MY MATE — I’ll call him the Gym Rat because he works out every day — has voted Labor all his life.
So fanatically Labor that years ago when I put my election pamphlets on the reception desk of a gym I just happened to own, he threatened to quit his membership and take 10 others with him.
Imagine my surprise when between dumb-bell sets last week Gym Rat told me he was voting Liberal for the first time in his life.
‘‘Labor stinks like rotten eggs, mate, and I can’t stand Bartlett’s smarmy look,’’ he said.
Now the Gym Rat is quite well off; a chardonnay socialist laced with a smidgin of scotch and soda capitalism.
But next day some fiercely unionised tradies fixing up the changerooms voiced similar sentiments, spiced with obscenities.
Admittedly, my unsolicited little gym sample is no Newspoll, but it’s convinced me that blue and white collar workers alike are deserting Labor in droves.
And let’s face it. The Bartlett Government doesn’t deserve to be re-elected.
After promising much, Premier David Bartlett has failed to deliver; he’s spent most of his term undoing bad policy in an attempt to appease voters; or in the case of education sticking to a policy he should’ve shelved.
Pigheaded or populist; smacking of desperation; showering the electorate with cascades of cash to make up for lack of vision.
So what’s the alternative? Liberal leader Will Hodgman has been instructed to make himself a small target because governments lose elections, oppositions don’t win.
The time Mr Hodgman has put into media training is paying off nicely: unlike Mr Bartlett, he looks relaxed and trustworthy with his open face and boyish good looks; the sort of bloke middle-aged mums want to cuddle.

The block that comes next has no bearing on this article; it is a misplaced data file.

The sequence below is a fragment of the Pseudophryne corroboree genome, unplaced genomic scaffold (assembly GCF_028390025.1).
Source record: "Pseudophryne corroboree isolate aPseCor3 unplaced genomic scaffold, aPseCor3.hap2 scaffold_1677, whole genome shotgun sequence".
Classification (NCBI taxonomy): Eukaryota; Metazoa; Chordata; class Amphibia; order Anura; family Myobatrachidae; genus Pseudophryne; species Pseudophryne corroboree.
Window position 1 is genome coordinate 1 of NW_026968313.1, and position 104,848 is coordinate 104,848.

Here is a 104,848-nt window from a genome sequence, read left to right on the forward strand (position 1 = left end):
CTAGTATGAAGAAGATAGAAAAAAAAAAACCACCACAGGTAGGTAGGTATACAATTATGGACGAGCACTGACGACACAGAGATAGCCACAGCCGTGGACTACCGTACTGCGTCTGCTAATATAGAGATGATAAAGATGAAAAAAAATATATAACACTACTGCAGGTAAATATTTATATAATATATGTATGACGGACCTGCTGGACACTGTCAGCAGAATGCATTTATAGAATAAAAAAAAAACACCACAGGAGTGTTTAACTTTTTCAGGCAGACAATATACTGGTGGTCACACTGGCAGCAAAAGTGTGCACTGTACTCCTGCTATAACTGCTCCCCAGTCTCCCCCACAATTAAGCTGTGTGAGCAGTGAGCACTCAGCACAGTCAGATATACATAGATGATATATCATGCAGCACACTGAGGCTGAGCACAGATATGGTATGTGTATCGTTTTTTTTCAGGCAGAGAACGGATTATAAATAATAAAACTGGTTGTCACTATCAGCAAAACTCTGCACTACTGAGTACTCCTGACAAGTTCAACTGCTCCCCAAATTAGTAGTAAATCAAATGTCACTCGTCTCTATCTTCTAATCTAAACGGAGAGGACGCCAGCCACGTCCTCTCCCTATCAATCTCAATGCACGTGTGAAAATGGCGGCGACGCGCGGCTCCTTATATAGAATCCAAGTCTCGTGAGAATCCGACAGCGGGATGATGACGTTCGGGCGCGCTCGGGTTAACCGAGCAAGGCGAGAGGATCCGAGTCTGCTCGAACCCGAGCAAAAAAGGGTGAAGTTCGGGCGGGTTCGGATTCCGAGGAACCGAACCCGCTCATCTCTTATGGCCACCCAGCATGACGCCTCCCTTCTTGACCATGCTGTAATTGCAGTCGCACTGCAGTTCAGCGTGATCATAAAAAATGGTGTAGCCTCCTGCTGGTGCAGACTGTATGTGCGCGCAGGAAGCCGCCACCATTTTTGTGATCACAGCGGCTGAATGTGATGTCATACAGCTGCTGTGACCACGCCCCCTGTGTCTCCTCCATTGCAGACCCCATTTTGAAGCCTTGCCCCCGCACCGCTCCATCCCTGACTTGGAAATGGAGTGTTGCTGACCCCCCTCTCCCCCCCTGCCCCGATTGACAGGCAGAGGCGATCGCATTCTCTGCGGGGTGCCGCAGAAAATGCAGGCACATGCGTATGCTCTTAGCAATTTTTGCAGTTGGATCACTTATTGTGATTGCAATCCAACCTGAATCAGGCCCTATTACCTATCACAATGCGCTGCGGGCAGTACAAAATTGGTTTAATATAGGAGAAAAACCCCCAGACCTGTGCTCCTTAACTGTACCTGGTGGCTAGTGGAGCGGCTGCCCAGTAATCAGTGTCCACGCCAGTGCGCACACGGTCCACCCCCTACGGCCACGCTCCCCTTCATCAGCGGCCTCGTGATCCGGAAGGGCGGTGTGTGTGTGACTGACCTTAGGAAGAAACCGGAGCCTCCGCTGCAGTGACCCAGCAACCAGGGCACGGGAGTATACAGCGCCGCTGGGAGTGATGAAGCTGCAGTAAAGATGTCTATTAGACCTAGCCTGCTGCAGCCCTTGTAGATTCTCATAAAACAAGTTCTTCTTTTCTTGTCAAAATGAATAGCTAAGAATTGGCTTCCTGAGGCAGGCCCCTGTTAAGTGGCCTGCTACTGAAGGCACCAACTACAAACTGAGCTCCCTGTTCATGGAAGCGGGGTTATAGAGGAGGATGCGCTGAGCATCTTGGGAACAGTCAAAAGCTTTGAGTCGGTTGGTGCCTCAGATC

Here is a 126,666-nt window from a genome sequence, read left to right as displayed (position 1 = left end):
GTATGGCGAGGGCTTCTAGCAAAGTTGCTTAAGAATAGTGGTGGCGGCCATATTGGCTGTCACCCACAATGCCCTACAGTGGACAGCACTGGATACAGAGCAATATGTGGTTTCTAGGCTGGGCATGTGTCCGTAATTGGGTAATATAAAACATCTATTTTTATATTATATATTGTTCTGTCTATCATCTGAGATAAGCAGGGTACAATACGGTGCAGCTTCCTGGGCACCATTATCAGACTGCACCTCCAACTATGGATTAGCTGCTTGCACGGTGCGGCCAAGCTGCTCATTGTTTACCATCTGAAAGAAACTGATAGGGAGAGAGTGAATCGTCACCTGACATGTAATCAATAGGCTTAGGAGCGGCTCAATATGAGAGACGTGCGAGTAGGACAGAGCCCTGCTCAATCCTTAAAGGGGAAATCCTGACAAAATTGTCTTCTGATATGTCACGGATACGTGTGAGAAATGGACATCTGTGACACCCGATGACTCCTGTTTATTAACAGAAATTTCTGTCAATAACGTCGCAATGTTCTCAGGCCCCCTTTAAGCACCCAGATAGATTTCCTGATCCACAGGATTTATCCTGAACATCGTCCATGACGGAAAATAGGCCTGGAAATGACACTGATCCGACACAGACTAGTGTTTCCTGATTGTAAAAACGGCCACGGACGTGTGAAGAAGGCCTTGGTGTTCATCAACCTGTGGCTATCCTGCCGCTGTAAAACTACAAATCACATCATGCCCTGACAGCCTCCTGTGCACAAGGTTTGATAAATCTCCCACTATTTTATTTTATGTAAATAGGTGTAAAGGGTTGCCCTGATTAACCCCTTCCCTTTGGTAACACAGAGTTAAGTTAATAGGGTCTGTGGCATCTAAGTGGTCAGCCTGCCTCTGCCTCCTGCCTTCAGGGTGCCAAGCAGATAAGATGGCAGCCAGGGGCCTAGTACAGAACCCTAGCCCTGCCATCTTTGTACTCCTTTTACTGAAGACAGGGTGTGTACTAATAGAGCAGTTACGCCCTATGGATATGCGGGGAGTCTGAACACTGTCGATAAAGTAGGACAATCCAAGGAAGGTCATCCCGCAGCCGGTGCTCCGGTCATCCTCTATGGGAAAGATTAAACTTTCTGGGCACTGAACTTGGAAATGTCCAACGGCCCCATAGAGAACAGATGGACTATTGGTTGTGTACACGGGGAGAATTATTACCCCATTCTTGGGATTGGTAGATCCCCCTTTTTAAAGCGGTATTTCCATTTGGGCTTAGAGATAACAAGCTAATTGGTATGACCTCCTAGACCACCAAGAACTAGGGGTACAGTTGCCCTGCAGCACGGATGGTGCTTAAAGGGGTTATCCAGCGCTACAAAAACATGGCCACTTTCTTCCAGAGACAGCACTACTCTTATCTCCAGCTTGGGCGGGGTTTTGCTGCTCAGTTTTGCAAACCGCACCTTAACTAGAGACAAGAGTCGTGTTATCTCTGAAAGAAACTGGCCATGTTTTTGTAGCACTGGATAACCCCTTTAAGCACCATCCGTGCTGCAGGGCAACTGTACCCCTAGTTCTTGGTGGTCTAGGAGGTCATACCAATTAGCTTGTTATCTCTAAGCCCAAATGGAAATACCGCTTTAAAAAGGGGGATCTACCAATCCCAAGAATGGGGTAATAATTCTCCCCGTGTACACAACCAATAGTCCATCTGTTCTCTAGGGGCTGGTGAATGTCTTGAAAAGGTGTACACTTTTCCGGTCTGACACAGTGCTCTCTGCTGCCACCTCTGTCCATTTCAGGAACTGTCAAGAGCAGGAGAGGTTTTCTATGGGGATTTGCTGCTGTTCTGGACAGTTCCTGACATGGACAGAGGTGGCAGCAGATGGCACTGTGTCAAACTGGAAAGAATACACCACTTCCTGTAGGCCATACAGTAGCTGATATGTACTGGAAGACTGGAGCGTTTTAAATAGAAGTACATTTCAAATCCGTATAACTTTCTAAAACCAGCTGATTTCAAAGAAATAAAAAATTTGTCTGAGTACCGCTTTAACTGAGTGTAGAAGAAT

The danger for Mr Hodgman is that he doesn’t appear too lightweight; certainly he didn’t show much willpower dealing with the female candidate catfight at the Taste of Tasmania.
His inaction allowed the fiasco to turn into a Liberal factional brawl, fanned by the state’s leading publicity hound, Marti Zucco.
Mr Hodgman went into a panic; wrongly calling Liberal members and accusing them of leaking to the media, which only made the difficult situation worse.
The most amusing part of the debacle was the apparent shockhorror revelation that the state Libs are in the grip of Senator Eric Abetz and the religious right.
Duh! The senator, with the dripping tap voice, has been controlling the Liberal Party in Tasmania for the past 20 years, as if you didn’t know.
Nobody does anything without Eric’s permission.
Even me. When I wanted to challenge Sue Napier for the Liberal leadership I had to go down on bended knee first to ask the senator if he approved. (Unfortunately, he gave me the nod.)
He anoints state directors, presidents and candidates. Even federal leaders. Did you notice who was at Tony Abbott’s side in Canberra when he took over? Eric, of course.
And who got promoted in the shadow ministry? Eric, of course.
Rest assured, the good senator will manipulate young Will as well.
I haven’t forgotten Greens leader Nick McKim: defiant as always in his open-necked shirt to underline the differences with his conservative pinstriped opponents.
Articulate and adroit, a great parliamentary performer, and certainly the most believable Green in a long time.
But, please, don’t believe him when he says a minority government will be good for Tasmania.
The Greens have no real policies; only wedge issues. Then again policies
don’t win elections anyway.
MY TIP: Liberal 11 seats; Labor 10; Greens 4.
Bob Cheek was leader of the Tasmanian Liberal opposition from August, 2001, until July, 2002. He was elected to the House of Assembly in 1996 and lost his seat at the 2002 election. This article appeared first in The Examiner.
Bob Cheek’s collected works on Tasmanian Times are: HERE